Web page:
As an educator, fighting ignorance is my job. As black man who is also an expatriate educator, fighting ignorance can be an all-consuming yoke around my neck. Even some of the most highly-educated people, with many years of traveling to the US reflected in their passports, have no clue about the black experience in the United States beyond slavery, Abraham Lincoln, Martin Luther King, and now Barack Obama. Luckily, I have an increasingly comprehensive body of films at my disposal that allows me to debunk myths, stereotypes, and misconceptions about my people that, with the likes of Flava Flav, persist abroad.
Through movies produced, directed by, and principally starring black Americans, I can touch on issues to which many outside of the black American community are exposed, and which connect blacks in the United States with communities throughout the Diaspora. Here are seven must-show films, listed alphabetically and replete with quotable quotes, for expats and educators seeking to provide more-than-superficial insight into American blackness (Unitedstatesian, for my Latin American brethren/sistren):
Drumline (2002) – This comedy, with Mariah’s cougar bait, Nick Cannon, updates Spike Lee’s School Daze, featuring a smart-alecky newbie on the campus of a historically black college in Atlanta. We get
daddy issues, dating issues, roommate issues, bully issues, and a peek into the inner workings of a black college marching band. Ending’s meh, but the actual drumline competition always takes me back to my own days on The Set.
Quote: “Oh look, my baby done got another ‘A’. Yes she did.” Well, I thought it was funny.
Eve’s Bayou (1997) – A moody work of art that takes place among the Spanish moss and languid mangrove swamps of 1960s Louisiana, Eve’s Bayou stars Samuel L. Jackson and Lynn Whitfield as an unfaithful country doctor and his beautiful, desperate housewife. Told from the perspective of their precocious daughter, Eve, the film delves deftly into infidelity, upper-middle-class malaise, and even voodoo, while showing us a multi-ethnic, multi-hued black society free of the impositions or validations of whites. One of my favorite movies of all time.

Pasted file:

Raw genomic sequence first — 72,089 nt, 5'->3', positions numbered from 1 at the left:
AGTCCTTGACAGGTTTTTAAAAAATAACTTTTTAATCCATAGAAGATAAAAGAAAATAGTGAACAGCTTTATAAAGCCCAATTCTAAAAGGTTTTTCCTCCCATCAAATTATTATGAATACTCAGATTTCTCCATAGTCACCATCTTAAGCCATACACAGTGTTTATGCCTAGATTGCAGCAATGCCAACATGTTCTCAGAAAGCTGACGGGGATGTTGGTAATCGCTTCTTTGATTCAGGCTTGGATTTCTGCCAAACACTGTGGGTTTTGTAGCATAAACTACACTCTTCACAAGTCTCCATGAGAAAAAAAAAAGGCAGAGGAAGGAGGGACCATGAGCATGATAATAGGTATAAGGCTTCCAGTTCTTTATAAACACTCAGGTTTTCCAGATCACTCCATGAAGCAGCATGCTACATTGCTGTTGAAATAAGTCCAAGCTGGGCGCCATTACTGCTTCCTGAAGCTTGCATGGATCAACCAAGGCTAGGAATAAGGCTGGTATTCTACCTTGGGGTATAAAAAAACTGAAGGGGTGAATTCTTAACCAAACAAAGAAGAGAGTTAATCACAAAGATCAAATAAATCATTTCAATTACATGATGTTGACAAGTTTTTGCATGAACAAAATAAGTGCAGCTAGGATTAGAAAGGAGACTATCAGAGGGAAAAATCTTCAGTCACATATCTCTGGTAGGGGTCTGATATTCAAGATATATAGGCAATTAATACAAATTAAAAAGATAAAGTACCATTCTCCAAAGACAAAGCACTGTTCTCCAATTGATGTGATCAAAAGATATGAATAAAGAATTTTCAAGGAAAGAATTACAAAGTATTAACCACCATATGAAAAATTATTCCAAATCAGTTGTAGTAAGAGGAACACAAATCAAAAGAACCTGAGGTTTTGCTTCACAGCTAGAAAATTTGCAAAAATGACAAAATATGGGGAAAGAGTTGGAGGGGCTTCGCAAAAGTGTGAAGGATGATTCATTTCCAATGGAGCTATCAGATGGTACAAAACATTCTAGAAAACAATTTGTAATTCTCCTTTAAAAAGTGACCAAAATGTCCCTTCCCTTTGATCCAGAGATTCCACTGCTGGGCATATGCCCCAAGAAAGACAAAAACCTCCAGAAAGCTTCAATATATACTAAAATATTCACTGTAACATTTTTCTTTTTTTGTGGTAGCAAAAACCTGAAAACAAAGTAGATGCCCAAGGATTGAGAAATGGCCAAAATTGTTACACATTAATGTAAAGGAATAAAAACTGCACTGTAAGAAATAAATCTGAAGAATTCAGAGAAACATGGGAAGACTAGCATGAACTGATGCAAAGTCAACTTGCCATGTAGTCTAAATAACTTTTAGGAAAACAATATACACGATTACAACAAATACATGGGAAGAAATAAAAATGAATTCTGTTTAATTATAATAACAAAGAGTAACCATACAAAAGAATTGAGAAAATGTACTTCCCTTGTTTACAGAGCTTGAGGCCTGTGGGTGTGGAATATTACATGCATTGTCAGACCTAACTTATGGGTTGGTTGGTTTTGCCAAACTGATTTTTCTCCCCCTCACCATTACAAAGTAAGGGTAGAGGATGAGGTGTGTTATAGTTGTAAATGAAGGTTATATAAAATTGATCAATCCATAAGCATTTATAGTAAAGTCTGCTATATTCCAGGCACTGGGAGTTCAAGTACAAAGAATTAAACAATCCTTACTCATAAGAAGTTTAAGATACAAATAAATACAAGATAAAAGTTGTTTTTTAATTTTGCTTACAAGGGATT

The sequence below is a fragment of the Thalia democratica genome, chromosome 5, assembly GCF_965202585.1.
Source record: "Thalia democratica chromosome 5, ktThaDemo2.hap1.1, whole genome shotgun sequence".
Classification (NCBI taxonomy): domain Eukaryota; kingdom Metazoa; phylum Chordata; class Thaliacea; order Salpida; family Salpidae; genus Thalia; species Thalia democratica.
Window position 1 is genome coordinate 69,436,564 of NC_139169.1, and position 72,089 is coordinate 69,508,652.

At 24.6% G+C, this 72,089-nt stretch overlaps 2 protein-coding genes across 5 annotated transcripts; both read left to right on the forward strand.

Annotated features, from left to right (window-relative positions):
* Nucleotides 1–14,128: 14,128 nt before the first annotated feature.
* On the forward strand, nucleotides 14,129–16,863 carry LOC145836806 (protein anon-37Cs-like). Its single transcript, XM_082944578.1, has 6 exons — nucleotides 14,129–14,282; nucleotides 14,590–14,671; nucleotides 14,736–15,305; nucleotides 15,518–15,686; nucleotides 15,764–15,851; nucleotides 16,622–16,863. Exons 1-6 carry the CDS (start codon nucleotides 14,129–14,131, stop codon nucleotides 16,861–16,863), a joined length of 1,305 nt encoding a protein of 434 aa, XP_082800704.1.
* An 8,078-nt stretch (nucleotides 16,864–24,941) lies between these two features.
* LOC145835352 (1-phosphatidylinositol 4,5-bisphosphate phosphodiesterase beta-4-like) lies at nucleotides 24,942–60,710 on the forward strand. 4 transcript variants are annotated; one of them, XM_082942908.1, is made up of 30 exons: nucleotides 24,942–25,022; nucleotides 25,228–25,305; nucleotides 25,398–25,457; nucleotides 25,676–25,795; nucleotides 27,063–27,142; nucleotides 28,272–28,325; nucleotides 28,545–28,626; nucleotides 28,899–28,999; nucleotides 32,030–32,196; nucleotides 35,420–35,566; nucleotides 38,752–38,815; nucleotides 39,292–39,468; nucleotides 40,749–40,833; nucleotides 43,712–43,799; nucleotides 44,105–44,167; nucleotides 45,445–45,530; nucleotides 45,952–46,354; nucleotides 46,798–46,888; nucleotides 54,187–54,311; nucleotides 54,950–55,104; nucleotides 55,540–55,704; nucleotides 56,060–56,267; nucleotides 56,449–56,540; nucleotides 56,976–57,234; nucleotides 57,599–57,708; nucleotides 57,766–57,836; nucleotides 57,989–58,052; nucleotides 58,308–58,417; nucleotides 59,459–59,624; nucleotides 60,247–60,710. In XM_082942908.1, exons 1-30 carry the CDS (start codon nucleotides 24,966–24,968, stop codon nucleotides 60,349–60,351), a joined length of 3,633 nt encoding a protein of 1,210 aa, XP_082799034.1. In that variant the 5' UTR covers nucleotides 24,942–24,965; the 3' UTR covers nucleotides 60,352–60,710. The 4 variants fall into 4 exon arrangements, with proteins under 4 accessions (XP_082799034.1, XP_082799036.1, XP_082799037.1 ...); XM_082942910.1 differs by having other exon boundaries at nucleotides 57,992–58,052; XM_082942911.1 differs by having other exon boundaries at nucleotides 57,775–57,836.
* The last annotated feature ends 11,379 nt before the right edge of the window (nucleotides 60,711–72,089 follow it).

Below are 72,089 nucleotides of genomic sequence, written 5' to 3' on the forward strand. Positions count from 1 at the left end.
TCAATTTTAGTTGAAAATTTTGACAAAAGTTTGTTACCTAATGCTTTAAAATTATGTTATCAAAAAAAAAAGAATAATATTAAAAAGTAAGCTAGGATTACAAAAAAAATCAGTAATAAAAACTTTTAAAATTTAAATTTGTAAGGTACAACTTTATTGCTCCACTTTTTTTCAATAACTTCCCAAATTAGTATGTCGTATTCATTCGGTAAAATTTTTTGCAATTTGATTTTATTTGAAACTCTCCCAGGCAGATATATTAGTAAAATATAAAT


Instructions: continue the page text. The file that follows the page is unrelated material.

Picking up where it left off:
Quote: “Go ahead and let the little hooligans get run over. It’ll be much quieter around here!” Tell ’em, Grandmère.
Glory (1989) – A heroic drama starring Morgan Freeman, Matthew Broderick, and Denzel Washington, Glory tells the story of the 54th Massachusetts Regiment, the first all-black military regiment in US history, that fought for the North and the emancipation of slavery during the Civil War. The film establishes the connection amongst blacks who may not get along individually, but who unite behind the cause of freedom for their countrymen, as well as the idea of blacks fighting for a country they hope to claim as their own.
Quote: “Ten dollas lotta money.” Hell, still is.
The Great Debaters (2007) – Starring Denzel Washington, Forest Whitaker, and Kimberly Elise as the molders and shapers of young minds at Wiley College in 1930s Texas, The Great Debaters fibs a bit (the real debaters went up against USC, not Harvard), but serves up major lecture talking points: historically black colleges and universities (HBCUs), lynchings and terrorist acts against blacks in the rural South, segregation and skin-tone, and workers rights.
Quote: “We do what we have to do so we can do what we want to do.” Preach!
Harlem Nights (1989) – This bawdy comedy, with a cast of comedic greats—Richard Pryor, Redd Foxx, Della Reese, even Eddie and his underused brother Charlie Murphy—gives us gangsters and glamour in 1930s New York and is strictly for the adult audience. Aside from profane jousting between Foxx and Reese, Harlem Nights shows that titular neighborhood could do Prohibition as good as, if not better, than any spot downtown, and nods to the tremendous increase in black wealth (albeit illegal) that accompanied the Harlem Renaissance. And you know, sometimes cursing is just damn funny.
Quote: “Kiss my en-tire ass.” Nuff said.
Malcolm X (1992) – Besides adding fantastic words and phrases to my generation’s lexicon such as “hoodwinked,” “bamboozled,” “led astray,” and “run amok,” Spike Lee’s Malcolm X, starring a magnetic Denzel (again) and the severely underemployed Angela Bassett, offers the flip side of we shall overcome: by any means necessary. A serious portrait of a serious thinker, Malcolm X is a bit long, but hardly dull.
Quote: “What do you call a black man with a PhD? A nigger!”
Passing Strange: The Movie (2009) – The semi-autobiographical, gospel/pop/rock-infused story of a black, middle-class, angst-ridden teenager who jets off to Europe in search of “The (ever elusive) Real” in the early 80s, Passing Strange is a stage musical taped by Spike Lee on the last night of its two-year Broadway run back in 2008. Starring a cast of young, energetic stage actors and headed by writer and musician, Stew, the musical takes on racial and cultural identity, artistic struggle, familial relationships, and existentialism with foot-tapping intensity.
Quote: “Culture is cosmetic.” Damn.
Also in the repertoire: The Josephine Baker Story, I Like It Like That, Boomerang, Precious, Amistad, The Color Purple (duh!), Devil in a Blue Dress, Jungle Fever. Any others I should add?